9. The decree obtained by the plaintiff's predecessor Mahendra in 1920 under Section 148A, Ben. Ten. Act, as it then stood, was, as regards the remedies for enforcing the same, within the terms of that section 'as effectual as a decree obtained by a sole landlord or an entire body of landlords in a suit brought for the rent due to all the cosharers.' Mahendra therefore had the right to bring the whole holding to sale in a proceeding which would pass the holding, and he did so. Part of the procedure for sale required by the terms of Section 158B(2) was that the Court should give notice of that sale to the cosharer landlords Proper notice was not given, and the effect was that there was an irregularity in that sale. My view is that any person interested could have applied under Order 21, Rule 90 to have the sale set aside and could have succeeded if he brought his case within the provisions of that rule. The time for this has now expired, and the sale stands good as a sale of the entire holding. It is to be noted that the sale took place in 1923 in Eastern-Bengal, before the amendments of 1928, which have made full provisions for these matters in Section 174, Ben. Ten. Act, and have excluded the operation of the provisions of Order 21, Rule 90, Civil P.C. I am unable to understand how any failure by the Court to follow the procedure prescribed for bringing the whole holding to sale where the decree-holder by virtue of his decree and the terms of Section 148A as then in force had power to do so, and was purporting to do so, can have the effect of turning that sale into something of a different character, namely a sale merely of the right, title and interest of the judgment-debtor. I can understand a view that, the requirements of Section 158B(2) being mandatory, the Court had no jurisdiction to bring the holding to sale and therefore nothing was sold at all, the whole proceeding was a nullity; and I can understand a view that the holding was sold in an irregular manner, and was liable to be set aside.
10. I cannot understand a view that the irregularity could have the effect of changing the character of what purported to be sold. I do not think the correct view is that the issue of notice under Section 158B (2) is mandatory, and a condition precedent to give the Court jurisdiction to sell at all. I think the correct view is that in omitting to give proper notice under that provision the Court committed an irregularity and the sale of the entire holding remained good subject to proceedings under Order 21, Rule 90. I may add that in practice it seems hard to conceive of a case in which anyone but a cosharer landlord could show that failure to give proper notice would justify any action under Order 21, Rule 90, so that in practice it would appear that only a cosharer landlord who had not received notice could attempt to challenge a sale on this ground. The view I take has the immense advantage that the irregularity will be quickly cured by time, if no one, either a cosharer landlord, or other person who may conceivably have some rights under Rule 90, takes action to have it remedied. The other views that the character of the sale remains to be determined at any subsequent time whenever the question is raised, and is to depend on whether it is shown that regular notice was served or not, and the modification of that view that irregularity or defect in procedure as to service may be cured if acquiescence of the cosharer landlord is proved, leads to great disadvantage and uncertainty, and I cannot think that it was ever the intention of the legislators in inserting the provisions of Section 158B(2) to produce such a state of affairs, nor do I think that in fact they did so.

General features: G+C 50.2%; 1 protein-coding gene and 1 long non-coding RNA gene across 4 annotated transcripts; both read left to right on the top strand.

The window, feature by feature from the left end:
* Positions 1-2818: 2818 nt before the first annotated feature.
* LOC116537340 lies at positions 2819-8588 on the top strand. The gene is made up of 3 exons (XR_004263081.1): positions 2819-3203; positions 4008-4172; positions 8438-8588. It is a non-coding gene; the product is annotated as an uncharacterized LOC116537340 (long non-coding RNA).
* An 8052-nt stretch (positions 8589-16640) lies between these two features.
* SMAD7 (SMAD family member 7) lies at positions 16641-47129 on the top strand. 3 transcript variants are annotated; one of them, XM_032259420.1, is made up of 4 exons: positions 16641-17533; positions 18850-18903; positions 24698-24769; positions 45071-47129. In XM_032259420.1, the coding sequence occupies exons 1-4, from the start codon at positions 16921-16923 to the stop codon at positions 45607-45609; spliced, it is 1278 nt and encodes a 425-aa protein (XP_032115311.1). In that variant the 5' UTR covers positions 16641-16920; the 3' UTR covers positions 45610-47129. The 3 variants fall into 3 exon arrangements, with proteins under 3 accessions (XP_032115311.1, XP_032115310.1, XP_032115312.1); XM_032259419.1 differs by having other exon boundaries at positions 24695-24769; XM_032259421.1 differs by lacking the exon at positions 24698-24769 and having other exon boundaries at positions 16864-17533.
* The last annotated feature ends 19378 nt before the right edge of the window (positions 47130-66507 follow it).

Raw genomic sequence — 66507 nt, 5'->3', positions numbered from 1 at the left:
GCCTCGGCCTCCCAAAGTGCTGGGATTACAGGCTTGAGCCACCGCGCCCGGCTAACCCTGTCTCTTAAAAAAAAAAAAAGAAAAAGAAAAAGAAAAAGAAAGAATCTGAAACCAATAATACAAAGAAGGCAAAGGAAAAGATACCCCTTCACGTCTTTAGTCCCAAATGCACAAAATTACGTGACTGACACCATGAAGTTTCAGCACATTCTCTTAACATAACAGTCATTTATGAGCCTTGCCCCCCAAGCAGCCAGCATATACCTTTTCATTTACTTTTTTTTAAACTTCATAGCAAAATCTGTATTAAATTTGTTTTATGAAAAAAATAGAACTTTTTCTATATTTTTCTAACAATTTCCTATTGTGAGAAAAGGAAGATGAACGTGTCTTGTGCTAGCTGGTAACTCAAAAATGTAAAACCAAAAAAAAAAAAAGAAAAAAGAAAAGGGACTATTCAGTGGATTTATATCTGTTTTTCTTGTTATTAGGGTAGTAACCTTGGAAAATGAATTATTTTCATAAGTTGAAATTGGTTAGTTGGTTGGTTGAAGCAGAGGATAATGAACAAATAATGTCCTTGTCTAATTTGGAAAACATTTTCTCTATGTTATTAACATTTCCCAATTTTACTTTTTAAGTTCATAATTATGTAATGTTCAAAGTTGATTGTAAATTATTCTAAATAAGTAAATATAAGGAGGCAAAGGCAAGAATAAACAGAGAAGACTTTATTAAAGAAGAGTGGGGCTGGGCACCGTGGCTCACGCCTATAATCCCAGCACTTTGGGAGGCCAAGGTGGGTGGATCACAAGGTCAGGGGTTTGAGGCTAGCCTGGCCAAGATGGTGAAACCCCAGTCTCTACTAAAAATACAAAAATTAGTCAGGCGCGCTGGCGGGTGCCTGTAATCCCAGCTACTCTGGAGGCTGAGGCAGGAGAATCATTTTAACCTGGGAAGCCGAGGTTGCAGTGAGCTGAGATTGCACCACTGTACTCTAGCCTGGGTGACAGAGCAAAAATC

11. If a decree is not effective to empower the decree-holder to bring the entire holding to sale then even if he purports in execution to sell the entire holding it is clearly correct to hold that he has not sold more than the decree in fact entitled him to sell, namely the right, title and interest of the judgment-debtor: the sale itself cannot be set aside for any defect in the proceedings leading to the decree. I cannot see how the same principle applies to defective procedure by the Court in putting into execution a decree which undoubtedly gives the decree-holder the right to sell the whole holding, and where he in fact applies to sell and purports to sell the whole holding and where there is provision for setting right errors of procedure in conducting sales. The suggestion that this should be so seems to be due to some confusion produced perhaps by the rather clumsy drafting of Section 158B itself particularly by the opening words of the section. Most of that section was really superfluous and in fact it was omitted when the amendments of 1928 were made; the substance so far as suits are concerned being included in Clauses 6 and 7 of Section 148A. In the result though for a different reason I agree with my learned brother that this appeal should be dismissed.